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Her role as the genteel Jessica Fletcher made Dame Angela Lansbury one of Britain’s favourite exports.
The success of the television series Murder She Wrote was a high point in a showbusiness career lasting more than seven decades.
It took her from Broadway to Hollywood and then international fame on the small screen.
And, in her ninth decade, she returned to take the stage by storm in Driving Miss Daisy and Blithe Spirit.
Angela Brigid Lansbury was born in London, on 16 October 1925. Her father Edgar was a former mayor of Poplar and a leading light in the Communist Party of Great Britain, while her paternal grandfather, George, was a radical politician who became Labour Party leader in 1932.
Following the death of her father from cancer in 1935, her mother, the Irish actress Moyna MacGill, moved in with a former army colonel in Hampstead.
Lansbury attended the local school, where she made her very first stage appearance in a production of Mary of Scotland. She became a passionate cinemagoer and her mother also took her to the theatre. She studied music and dancing before enrolling at the Webber Douglas Academy of Dramatic Art in 1939.
With the onset of the Blitz her mother decided to move the family to New York, where Lansbury won a scholarship to the Feagin School of Dramatic Art.
“Those of us who were 12 or 13 when the war started,” she later said, “were absolutely thrown into the mainstream. We had to grow up instantly, and take care of ourselves.”
When her mother joined a touring theatre company in Canada, Lansbury secured a job at a nightclub as an entertainer after telling the management she was 19 when, in fact, she had only just celebrated her 16th birthday.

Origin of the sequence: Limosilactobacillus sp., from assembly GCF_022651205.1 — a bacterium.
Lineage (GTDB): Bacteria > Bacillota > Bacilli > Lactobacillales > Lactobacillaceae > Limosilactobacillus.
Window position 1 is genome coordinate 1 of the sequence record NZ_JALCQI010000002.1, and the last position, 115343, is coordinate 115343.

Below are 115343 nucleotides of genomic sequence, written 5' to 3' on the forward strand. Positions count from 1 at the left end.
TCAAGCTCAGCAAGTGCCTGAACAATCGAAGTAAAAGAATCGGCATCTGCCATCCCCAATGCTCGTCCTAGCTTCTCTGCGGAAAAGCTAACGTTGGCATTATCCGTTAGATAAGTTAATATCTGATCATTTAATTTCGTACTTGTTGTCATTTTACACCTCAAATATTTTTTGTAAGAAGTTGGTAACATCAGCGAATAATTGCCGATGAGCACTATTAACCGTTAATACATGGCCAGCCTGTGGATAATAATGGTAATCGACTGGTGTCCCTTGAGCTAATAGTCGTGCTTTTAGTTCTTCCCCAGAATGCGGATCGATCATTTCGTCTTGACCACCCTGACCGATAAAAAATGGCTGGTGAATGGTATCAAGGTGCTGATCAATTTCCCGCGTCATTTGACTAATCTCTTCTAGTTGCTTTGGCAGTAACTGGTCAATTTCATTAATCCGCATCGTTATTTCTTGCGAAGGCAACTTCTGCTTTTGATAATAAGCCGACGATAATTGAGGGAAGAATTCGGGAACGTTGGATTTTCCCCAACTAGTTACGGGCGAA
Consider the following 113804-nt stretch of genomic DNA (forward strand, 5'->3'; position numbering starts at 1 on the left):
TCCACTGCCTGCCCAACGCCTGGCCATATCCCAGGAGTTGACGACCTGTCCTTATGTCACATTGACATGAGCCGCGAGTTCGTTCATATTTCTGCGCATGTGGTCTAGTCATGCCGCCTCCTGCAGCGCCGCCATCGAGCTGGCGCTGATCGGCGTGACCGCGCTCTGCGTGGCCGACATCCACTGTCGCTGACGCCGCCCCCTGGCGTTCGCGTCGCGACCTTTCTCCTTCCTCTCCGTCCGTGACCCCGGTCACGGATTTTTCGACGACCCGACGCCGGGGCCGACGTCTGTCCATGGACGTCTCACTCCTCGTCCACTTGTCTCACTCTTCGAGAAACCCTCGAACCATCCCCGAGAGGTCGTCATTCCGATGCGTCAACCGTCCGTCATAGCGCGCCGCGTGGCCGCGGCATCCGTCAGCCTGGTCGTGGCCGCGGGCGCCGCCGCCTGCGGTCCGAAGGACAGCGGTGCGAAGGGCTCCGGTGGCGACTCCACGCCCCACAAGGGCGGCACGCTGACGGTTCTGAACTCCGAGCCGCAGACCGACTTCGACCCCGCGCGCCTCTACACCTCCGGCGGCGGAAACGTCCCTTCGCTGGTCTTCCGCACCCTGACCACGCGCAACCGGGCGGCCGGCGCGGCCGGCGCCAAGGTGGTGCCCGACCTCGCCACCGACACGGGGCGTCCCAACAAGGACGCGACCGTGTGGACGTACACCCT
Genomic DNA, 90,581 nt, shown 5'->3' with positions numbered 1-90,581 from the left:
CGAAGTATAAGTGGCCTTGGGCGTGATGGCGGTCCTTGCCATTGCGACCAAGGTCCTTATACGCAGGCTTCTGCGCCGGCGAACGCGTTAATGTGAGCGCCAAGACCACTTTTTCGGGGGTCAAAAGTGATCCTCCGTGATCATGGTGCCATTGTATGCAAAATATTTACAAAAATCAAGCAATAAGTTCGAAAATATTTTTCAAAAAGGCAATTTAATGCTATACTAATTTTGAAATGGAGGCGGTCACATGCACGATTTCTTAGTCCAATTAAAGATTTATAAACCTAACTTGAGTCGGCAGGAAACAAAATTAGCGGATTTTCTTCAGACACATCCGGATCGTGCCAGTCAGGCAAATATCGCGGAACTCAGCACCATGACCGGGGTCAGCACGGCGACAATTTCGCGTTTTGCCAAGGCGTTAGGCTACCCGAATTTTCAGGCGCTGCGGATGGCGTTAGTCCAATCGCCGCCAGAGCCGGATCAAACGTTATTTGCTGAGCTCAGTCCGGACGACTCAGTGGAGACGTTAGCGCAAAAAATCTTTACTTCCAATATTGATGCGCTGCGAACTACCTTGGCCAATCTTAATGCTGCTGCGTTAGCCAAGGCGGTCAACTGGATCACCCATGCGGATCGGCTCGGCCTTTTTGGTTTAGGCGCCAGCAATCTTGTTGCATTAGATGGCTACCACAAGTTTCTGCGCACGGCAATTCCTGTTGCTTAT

In 1942 she joined her mother, who had moved to Hollywood and where, at a party, she was noticed by an MGM executive who cast her as the saucy maid in the 1944 film Gaslight.
She was an instant success, winning an Oscar nomination for Best Supporting Actress in her first film appearance as well as a valuable contract with MGM.
But the studio failed to make the best use of her. “I don’t think I was quite hot enough in the looks department. Quite frankly, I was all talent and no looks.””
Often cast as a character older than her own age, Lansbury enjoyed success in The Picture of Dorian Gray – securing a Golden Globe Award and a second Oscar nomination – and in State of the Union, with Spencer Tracy and Katharine Hepburn.
By the beginning of the 1960s she was a veteran of 24 films of varying quality, including a role as the mother of a character played by Elvis Presley in Blue Hawaii, something she later said she did because she was desperate.
One high point was her role as Laurence Harvey’s mother in the political thriller The Manchurian Candidate, despite being only three years older than the actor.
One critic described her performance as “the strongest, the most memorable, and the best picture she ever made… she gives her finest film performance in it”. The film won her a second Golden Globe Award for Best Supporting Actress and yet another Oscar nomination.
Despite her screen success she always kept in touch with the stage. There were well-received performances on Broadway, notably in a 1960 production of A Taste of Honey.
Lansbury’s first musical was an experimental Stephen Sondheim project, Anyone Can Whistle, which premiered in 1963. It was a massive flop and closed after just nine performances.
There were more minor cinema roles but, by the age of 40, she had decided that she was not going to achieve superstar success in the cinema.